After sixteen years and seven albums you obviously have an extensive body of work behind you, something you must bee quite proud of, but does having such a history sometimes become a burden e.g. when choosing a set list or in interviews?
Not really. We’re excited about the new songs, and writing more to play live. And we still enjoy the past. For a while it seemed all we had was the past. Then it became a burden. That’s why we stopped. Now we have a future we’re excited about, so it all becomes easier.
Did not having a violinist (Dickon Hinchliffe left in 2006) as a full time member influence your songwriting for The Hungry Saw. Does it play a part in choosing your current sets?
Dickon was a massive part of the band’s sound and songwriting, but so were Al (Macaulay, formally on drums) and Mark (Colwill, formally on bass) in different ways. But you have to move on. We’ve been rehearsing old songs to include in the set. The first shows we’ll play are as a twelve piece with strings and brass. We’ll have different sets and people to suit the event.
You’re a band who for the most part get pretty good notices — the ones coming in for The Hungry Saw seem to be overwhelmingly positive. How important are reviews to you?
I suppose they feel more important at the moment, not having done it for a while.
How did you narrow the songs down for the Working for the Man compilation album?
It was governed by the time period — from the beginning to the end of our Polygram? contract. Even though it seemed we were on a lot of labels for the first five-seven years, they were all under the Polygram umbrella. Some early singles were on different labels, so didn’t fit. We thought they might not like the title but we’ve always managed, somehow, to get it done our way.
Did you oversee the re-issues closely? Will the Beggars albums (Can Our Love…, Waiting for the Moon) be eventually re-issued in the same way?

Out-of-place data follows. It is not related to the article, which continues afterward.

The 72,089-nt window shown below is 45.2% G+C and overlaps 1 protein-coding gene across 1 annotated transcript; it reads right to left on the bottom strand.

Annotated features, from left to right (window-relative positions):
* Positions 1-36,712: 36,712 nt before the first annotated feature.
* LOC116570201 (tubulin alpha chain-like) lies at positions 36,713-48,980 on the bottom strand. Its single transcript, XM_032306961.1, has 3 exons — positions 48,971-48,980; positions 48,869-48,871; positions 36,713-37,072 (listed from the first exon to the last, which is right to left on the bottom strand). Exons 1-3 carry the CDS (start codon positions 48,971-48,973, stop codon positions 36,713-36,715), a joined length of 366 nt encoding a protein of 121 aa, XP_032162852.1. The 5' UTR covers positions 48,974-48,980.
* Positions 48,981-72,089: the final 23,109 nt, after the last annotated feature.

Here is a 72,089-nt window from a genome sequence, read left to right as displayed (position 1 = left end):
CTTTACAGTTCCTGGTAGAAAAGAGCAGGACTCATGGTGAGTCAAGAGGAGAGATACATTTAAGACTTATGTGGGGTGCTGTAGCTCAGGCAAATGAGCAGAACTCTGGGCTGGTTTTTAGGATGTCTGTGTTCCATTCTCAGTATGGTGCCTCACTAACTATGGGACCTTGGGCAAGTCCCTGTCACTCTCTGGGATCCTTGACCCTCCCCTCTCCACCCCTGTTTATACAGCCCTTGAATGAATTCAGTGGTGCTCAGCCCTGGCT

Yes. I wrote the booklet notes, Stuart re-mastered the songs and did the new artwork. We chose the track listing. I don’t know about the Beggars albums. That’s something for the future.
Songs for the Young at Heart has an impressive array of vocalists. Did the project come together easily or was it a challenge, logistically and in other ways? Did everyone you approach say yes? Is a Volume 2 planned?
It was a lot easier than It could of been, mainly because everyone was so helpful and generous with their time and talents. Almost everyone said yes (two people said no). And one person is missing, Thom Yorke. We didn’t ask him because the song for him didn’t work, which I regret. We have a plan for volume 2, but it’s got nothing to do with children’s songs. It’s just a good reason to ask people you love to get involved in something.
You’ve played some special concerts (e.g. the Botanique shows in Belgium and the Don’t Look Back show at the Barbican) in the past are there any plans to do something in a similar vein for this tour, or in the future?
The fact that we’re here kind of feels special to us. As I said, the first shows will be a larger group of people. We might not do that after the first run of shows. We’ll see what happens.